How oppositional fashion is challenging stereotypes of Black male identity through a distinct combination of sartorialism and the aesthetics of African diaspora
“For me this project is not just about fashion or style, it really is a very strong interdisciplinary text on a diaspora,” says Shantrelle Lewis of her curatorial initiative, the Dandy Lion Project. As a curator and historian, Lewis is known for her research on diasporic aesthetics, a focus that has most recently explored the phenomenon of the Black dandy and its global expressions.
The project, at its heart, highlights how a distinct fusion of Victorian and Edwardian-era fashion and the sartorial sensibilities of African diaspora defies stereotypical understandings of Black male identity. Initially, Lewis sent out a brief to over 30 photographers before collating more than 150 images documenting the trend. Following showings at the Museum of Contemporary Photography in Chicago, the Museum of African Diaspora in San Francisco and its European premiere at the Brighton Photo Biennial, Lewis has produced her first book on the subject: Dandy Lion: Black Dandy and Street Style.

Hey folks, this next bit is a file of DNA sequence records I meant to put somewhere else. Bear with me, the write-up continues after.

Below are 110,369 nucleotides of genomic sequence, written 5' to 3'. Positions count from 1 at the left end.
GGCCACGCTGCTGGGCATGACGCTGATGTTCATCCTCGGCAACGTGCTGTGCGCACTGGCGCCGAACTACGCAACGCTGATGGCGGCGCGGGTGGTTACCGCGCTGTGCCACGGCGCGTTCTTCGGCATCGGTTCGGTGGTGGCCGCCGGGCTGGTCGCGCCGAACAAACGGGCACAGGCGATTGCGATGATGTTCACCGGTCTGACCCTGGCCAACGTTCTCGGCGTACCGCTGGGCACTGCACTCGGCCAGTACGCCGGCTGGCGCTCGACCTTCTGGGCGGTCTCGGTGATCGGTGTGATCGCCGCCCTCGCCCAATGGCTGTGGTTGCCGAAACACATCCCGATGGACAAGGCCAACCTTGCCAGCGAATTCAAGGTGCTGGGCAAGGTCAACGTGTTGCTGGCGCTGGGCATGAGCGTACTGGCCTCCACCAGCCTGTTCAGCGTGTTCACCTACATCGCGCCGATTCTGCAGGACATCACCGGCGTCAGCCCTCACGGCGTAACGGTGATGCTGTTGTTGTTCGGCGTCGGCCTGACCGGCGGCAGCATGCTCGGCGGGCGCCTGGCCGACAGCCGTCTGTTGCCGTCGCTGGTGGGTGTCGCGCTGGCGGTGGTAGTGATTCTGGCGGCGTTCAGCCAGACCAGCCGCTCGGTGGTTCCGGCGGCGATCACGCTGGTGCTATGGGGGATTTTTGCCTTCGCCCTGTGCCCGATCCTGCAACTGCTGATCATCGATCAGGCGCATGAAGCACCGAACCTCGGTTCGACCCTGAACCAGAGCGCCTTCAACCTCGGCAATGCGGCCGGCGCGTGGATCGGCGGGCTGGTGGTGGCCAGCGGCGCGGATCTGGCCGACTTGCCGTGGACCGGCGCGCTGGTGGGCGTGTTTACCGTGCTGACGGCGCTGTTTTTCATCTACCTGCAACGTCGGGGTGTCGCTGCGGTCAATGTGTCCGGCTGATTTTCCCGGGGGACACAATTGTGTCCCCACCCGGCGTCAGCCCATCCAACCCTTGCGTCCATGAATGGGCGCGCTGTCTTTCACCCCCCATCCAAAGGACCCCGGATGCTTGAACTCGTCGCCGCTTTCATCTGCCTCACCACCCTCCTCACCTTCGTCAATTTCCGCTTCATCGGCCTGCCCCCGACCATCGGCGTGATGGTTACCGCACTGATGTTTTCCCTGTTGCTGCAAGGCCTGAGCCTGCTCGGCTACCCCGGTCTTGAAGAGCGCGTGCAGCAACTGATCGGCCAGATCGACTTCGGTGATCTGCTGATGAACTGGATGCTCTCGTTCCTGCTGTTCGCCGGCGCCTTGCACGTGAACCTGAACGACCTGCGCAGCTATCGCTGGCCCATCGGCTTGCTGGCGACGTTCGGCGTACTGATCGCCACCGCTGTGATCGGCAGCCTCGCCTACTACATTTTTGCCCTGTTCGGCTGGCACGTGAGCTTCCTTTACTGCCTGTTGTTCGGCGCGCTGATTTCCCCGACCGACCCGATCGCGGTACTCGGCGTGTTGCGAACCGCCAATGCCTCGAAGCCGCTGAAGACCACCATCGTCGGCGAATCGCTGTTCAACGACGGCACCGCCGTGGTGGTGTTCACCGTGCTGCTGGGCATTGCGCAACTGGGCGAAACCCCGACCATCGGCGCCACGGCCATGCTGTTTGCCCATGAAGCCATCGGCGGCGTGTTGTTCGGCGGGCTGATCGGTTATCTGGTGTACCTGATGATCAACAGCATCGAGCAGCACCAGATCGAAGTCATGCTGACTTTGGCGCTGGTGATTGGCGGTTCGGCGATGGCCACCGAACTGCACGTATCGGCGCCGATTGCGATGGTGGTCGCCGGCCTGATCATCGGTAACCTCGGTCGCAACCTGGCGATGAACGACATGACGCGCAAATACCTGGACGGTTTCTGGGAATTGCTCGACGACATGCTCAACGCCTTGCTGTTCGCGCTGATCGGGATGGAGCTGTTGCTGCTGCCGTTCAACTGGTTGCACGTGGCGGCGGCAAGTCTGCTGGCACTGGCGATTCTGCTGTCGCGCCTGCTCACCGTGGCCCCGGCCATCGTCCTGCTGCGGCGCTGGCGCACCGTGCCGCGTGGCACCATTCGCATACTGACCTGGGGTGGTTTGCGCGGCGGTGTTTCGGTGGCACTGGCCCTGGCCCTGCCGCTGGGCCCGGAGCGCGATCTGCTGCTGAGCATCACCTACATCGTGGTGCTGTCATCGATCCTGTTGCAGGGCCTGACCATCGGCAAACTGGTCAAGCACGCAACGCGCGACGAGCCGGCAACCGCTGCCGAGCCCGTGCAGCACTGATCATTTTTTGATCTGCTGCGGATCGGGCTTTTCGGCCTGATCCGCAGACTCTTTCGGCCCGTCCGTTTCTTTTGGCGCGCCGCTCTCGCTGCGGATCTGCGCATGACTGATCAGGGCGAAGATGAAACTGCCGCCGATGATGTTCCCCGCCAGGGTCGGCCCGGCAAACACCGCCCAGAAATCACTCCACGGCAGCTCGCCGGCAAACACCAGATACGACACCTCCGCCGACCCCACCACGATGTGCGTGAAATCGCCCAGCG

Originating in Victorian times, the first dandies were middle class white men who aspired to an aristocratic lifestyle. Black dandyism was first born when African men were freed from slavery and dressing in tailored clothing became an act of self expression, freedom, and power.
The Dandy Lion Project was largely photographed over the past decade and first curated seven years ago. The project and its accompanying book aim to speak about much more than just fashion, delving into the diverse movements, destinations, designers, personalities and photographers who have helped shaped contemporary Black dandyism. Lewis’ curatorial objective was to present an array of photographs that oppose the stereotypes Black men face in society and the media, turning misconceptions on their head.
“In terms of media and popular culture there are very limited and narrow ideas about Black identity in the US, particularly related to hip-hop,” says Lewis. “It’s hyper-masculine – the stud, the gangster –and it doesn’t speak about the experience of a Black person here. It doesn’t speak about more rural societies in Black culture and it also doesn’t speak to the level of diversity in Black communities.”
For Lewis, Black dandyism is also a sign of social protest. “I view it as oppositional fashion,” she explains. “I believe that in the past few hundred years the tropes of the Black man have been recycled: ‘the Black man is dangerous, violent or lazy’. All these misrepresentations tend to be recycled in popular culture, the media, and the news, so for individuals to dress outside of that in a contemporary context – particularly related to Black manhood and Black masculinity – I think that’s an act of social protest.”